The Upside of Downsizing

Jan Johnson and husband, Terry, moved from a 2,400-square foot house into a 1,800-square foot home and it's a perfect fit, she says.

Two fewer bedrooms and 600 less square feet forced them to part with all but "our favorite stuff," she says. But, that's OK. She gives downsizing rave reviews.

TIP

Three things to ask yourself when you're weeding through your lifelong stash:

Is this appropriate for your physical condition or stage of life?

Will it still be useful or functional in your new home?

Will it fit in your new space?

"It's great, it's comfy," she says. "We love it." The smaller house and yard also mean fewer weekend chores.

The Johnsons are among the growing number of empty nesters, retirees, and others who have discovered the upside of downsizing. Folks are trading their two-story sprawling, cluttered family homes for single-story, energy-efficient dwellings, tidy townhouses, compact condominiums and gated communities.

Layout, location and lifestyle affect their choices, says Lori Hawkins of John L. Scott Real Estate in Medford. They are looking for less space and less maintenance, and a lifestyle of convenience, she adds. "They learn to live with less. It saves money, energy and time."

However, the move takes a considerable amount of planning, says Hawkins. She tells clients to ask themselves: Why am I moving? What are my needs?

Downsizing possessions is the most difficult part of the journey from family home to new house, she adds. "It's difficult because you are not just changing house style, you are changing lifestyle."

The first step is the longest — the walk into the closets, the garage, the attic, the basement — into all those deep, dark secret places where junk hides.

The second step is that walk down memory lane where favorite things reside.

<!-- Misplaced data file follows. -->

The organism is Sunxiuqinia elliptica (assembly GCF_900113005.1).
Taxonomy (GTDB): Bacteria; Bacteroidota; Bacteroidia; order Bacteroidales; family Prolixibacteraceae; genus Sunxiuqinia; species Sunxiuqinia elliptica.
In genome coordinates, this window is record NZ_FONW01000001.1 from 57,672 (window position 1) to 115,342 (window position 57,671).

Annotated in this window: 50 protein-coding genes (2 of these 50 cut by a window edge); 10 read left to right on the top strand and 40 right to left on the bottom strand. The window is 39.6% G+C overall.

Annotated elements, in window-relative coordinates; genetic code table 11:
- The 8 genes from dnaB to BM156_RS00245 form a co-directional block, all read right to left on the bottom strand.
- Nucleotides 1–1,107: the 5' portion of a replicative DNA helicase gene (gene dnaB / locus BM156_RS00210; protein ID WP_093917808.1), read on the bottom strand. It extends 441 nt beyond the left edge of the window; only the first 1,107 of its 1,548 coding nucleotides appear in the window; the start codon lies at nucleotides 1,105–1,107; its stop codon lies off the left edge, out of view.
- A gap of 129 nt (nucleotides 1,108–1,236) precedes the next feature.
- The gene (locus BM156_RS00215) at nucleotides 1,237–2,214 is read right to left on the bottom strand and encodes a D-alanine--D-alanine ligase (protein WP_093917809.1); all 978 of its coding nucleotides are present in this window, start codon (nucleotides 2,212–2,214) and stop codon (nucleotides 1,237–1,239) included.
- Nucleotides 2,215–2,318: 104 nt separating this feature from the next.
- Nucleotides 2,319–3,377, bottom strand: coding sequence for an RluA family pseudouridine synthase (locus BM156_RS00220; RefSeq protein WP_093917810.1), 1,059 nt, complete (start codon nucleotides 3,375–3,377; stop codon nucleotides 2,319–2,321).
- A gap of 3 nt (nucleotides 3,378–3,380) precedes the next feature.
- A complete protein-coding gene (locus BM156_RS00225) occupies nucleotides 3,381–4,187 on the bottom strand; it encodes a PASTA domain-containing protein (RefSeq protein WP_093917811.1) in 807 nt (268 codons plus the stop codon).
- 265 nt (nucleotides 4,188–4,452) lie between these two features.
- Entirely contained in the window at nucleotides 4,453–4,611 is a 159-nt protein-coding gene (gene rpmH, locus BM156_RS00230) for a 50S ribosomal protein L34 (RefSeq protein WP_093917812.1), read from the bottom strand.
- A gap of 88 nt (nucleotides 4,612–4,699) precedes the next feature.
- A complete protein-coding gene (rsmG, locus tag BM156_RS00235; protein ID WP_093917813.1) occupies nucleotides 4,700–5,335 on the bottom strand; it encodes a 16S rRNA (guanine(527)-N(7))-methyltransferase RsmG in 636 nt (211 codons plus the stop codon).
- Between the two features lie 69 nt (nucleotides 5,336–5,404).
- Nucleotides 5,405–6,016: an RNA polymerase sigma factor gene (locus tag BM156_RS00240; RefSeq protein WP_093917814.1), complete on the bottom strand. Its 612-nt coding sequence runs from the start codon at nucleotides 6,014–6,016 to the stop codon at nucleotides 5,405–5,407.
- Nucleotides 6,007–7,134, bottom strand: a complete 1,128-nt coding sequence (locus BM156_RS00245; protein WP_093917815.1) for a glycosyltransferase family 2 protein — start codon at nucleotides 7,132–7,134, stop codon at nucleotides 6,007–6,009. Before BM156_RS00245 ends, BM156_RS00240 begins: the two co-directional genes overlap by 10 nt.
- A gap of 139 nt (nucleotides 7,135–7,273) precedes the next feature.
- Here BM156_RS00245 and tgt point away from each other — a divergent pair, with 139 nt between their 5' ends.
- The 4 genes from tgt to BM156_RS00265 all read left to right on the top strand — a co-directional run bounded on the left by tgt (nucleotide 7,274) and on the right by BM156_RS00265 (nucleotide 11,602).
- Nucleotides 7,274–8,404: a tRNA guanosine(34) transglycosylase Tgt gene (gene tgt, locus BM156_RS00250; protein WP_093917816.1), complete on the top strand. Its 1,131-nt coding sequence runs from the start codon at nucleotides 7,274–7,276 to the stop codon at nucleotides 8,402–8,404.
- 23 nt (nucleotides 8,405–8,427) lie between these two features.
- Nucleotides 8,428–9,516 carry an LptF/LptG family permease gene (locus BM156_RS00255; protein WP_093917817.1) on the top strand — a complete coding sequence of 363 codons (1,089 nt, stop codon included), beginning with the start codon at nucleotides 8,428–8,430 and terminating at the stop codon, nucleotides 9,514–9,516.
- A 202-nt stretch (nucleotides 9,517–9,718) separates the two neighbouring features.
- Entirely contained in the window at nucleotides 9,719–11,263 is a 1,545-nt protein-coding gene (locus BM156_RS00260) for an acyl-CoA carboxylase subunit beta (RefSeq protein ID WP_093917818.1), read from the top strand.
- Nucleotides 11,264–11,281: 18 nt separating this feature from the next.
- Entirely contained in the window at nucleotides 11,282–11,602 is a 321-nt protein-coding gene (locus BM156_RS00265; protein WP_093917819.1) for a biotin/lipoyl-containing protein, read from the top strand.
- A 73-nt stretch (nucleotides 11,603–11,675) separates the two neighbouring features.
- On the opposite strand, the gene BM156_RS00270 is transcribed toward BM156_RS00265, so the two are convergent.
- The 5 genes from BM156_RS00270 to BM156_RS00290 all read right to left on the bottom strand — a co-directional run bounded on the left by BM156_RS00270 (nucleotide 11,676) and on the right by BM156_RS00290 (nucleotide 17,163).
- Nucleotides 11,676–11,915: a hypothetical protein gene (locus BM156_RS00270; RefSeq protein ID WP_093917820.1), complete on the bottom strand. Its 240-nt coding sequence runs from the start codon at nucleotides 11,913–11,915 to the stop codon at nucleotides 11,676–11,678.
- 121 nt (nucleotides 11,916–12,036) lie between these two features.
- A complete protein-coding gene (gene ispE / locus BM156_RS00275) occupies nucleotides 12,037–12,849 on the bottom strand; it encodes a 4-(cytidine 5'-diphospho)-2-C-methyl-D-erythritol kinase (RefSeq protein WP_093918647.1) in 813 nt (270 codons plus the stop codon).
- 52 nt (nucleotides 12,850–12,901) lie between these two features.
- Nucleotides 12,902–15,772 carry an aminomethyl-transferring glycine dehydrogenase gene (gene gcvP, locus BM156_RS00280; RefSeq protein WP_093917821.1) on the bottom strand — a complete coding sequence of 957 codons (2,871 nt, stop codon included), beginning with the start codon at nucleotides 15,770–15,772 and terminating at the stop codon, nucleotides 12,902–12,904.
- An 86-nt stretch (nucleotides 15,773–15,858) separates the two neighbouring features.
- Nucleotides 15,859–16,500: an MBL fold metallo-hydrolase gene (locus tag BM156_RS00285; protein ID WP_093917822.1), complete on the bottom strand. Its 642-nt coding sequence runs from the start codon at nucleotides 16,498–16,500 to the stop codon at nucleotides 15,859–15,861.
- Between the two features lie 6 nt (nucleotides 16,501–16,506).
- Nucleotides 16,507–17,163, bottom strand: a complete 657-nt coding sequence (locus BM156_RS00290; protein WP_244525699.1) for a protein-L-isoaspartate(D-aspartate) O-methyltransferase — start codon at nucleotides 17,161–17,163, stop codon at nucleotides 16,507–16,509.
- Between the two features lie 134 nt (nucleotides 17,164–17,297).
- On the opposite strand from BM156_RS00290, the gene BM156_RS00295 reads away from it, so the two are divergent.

Hawkins recommends hiring an interior decorator or an organizational consultant to walk you through the process. "It will make for a smoother transition," she says.

Holly Hill, who owns Simple Organizing in Grants Pass, calls herself "a cheerleader" who reassures her clients that "it is OK to get rid of stuff."

Here are 10 tips for downsizing from Hill and Ian Stephens of Interior Home Solutions:

  • Stay focused on one room (or area) at a time. Have packing supplies, boxes or storage bins on hand, and pack as you go. Divide your "stuff" into the following categories: Need, cherish, donate, sell and throw away.
  • Begin "weeding" in areas that have few sentimental items — like the kitchen or garage. You won't need or have the space for all those pots and pans, tools, gadgets and appliances at the newer, smaller place.
  • Go through closets. Keep only your current wardrobe, and pack away seasonal clothes. Don't store that prom dress you will never wear again, or save outfits for when you lose weight.
  • Recycle all those magazines, and donate books to schools, libraries, book exchanges. Hill says most people have "way too many piles" of magazines and shelves of books "they will never read again."
  • If you are downsizing with children still at home — keep only age-appropriate books, toys and clothes.
  • Give treasured keepsakes and collectibles to family and friends now. "If you plan to do it anyway, why wait until you die?" asks Stephens.
  • Sort through all those shoeboxes of photographs — keep the best ones for gifts, make scrapbooks, or scan them.
  • Have a floor plan of your new house. Try a side-by-side chart in which you compare your current house with the smaller one. Prearrange rooms, closets, drawers, etc. before the move.
  • Keep or buy furniture that has storage space or dual-function. Choose furniture scaled to fit the smaller space.
  • Don't rent a storage unit. You haven't really downsized, and "you are spending money you don't need to spend," says Hill.

Remember the goal is to simplify your life, says Hill. "You want order in your home, and peace in your spirit."


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